Thomas Was Alone Review
Thomas Was Alone is pretty much the exact opposite of whatever comes to mind when you read that title. You play as a group of misfit rectangles whose only hints of personality come from a very hilarious narrator with a British accent. Without the dynamic of the narrator, Thomas Was Alone would be nothing more than a puzzle game featuring different colored rectangles who each possessed a different jump height.
Don’t go into this game expecting a challenge, because if you are familiar with platformers, none of the puzzles should stump you. The actual fun in the game is the interaction between the characters. Chris, the second character introduced, hates the other rectangles because they can jump higher than him and most puzzles require Chris to jump on the others to reach higher places. Claire finds out quickly that she is the only character who can float in water, so she believes that she is a super hero.
There is plenty of replayability with the collectibles that are nearly invisible to anybody not looking for them, and the developer commentary. The commentary, provided by the game’s lone developer, Mike Bithell, who actually addresses almost everything about the game I disliked. However, this doesn’t excuse the game’s downfalls.
The narration was spot on, but the timing on the shorter levels is horrible, and I found myself completing levels but waiting to enter the portal just to finish the narration, which was frustrating. The game begs to become challenging, but it just never becomes anything that will force you to look up a walkthrough. Thomas Was Alone also has a pretty lame checkpoint system, which I found out with the commentary that it was only added weeks before launch, but it makes the game way too easy nonetheless.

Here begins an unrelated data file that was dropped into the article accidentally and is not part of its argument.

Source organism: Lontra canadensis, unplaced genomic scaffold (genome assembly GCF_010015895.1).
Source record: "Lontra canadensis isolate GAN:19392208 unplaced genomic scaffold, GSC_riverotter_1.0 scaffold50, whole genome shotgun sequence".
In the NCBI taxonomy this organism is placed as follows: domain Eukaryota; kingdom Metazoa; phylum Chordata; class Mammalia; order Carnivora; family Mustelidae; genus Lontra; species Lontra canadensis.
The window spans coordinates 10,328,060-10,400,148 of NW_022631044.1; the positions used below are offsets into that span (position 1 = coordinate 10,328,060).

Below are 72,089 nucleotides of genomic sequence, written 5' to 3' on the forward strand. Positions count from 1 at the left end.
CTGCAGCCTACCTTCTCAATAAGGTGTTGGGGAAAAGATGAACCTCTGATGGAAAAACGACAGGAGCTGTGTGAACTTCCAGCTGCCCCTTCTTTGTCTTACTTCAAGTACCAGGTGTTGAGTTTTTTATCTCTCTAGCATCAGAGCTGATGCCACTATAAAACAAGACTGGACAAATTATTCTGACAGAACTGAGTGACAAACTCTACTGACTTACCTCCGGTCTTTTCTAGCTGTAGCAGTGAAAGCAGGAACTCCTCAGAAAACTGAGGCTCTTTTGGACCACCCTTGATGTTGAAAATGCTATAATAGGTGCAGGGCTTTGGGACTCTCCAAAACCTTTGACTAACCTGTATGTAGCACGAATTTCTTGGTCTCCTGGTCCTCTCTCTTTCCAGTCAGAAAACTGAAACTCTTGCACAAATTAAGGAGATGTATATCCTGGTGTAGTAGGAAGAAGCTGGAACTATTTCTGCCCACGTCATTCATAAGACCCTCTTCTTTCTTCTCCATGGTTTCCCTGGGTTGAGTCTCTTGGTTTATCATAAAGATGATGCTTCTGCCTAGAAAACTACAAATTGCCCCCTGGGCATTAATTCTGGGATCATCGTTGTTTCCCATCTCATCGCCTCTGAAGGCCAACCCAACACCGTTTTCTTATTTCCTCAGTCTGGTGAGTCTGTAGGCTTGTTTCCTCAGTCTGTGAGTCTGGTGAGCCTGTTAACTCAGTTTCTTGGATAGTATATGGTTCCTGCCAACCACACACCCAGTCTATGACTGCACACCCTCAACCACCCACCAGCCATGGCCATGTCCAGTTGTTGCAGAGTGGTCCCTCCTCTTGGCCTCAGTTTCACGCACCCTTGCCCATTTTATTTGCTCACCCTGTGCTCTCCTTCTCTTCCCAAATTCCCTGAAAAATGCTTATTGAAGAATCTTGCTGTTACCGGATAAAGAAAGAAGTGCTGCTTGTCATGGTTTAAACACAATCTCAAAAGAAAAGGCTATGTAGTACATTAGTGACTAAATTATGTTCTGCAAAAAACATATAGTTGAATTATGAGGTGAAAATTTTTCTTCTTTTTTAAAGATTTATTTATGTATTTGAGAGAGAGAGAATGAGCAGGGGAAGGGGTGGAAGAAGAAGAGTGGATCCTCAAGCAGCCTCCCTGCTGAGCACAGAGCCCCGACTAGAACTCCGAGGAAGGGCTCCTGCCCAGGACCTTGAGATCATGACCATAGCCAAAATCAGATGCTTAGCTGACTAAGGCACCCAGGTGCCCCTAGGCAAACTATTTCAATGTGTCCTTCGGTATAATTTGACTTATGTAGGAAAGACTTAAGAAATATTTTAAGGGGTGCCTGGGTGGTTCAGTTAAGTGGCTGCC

One complaint he didn’t address is that when moving characters right with the analog stick on my Vita, my thumb would sometimes touch the screen and switch characters, which sometimes made them fall to their death, or fall off a high spot which forced me to repeat the level. I wish there was a way to turn of the touch screen so I could play normally.
Despite these downfalls, the game is currently $2.50 on the PlayStation Store with the 14 for 14 deal, and you get both the PS3 and PS Vita versions when you purchase, so it’s a really great deal.
Overall, Thomas Was Alone is a mediocre platformer backed up by a fascinating narration describing how otherwise emotionless rectangles interact with each other.
+ A Good…Story?
+ Fun, Cheap, Cross-Buy
+ Narration Is Always Spot-On
– Too Easy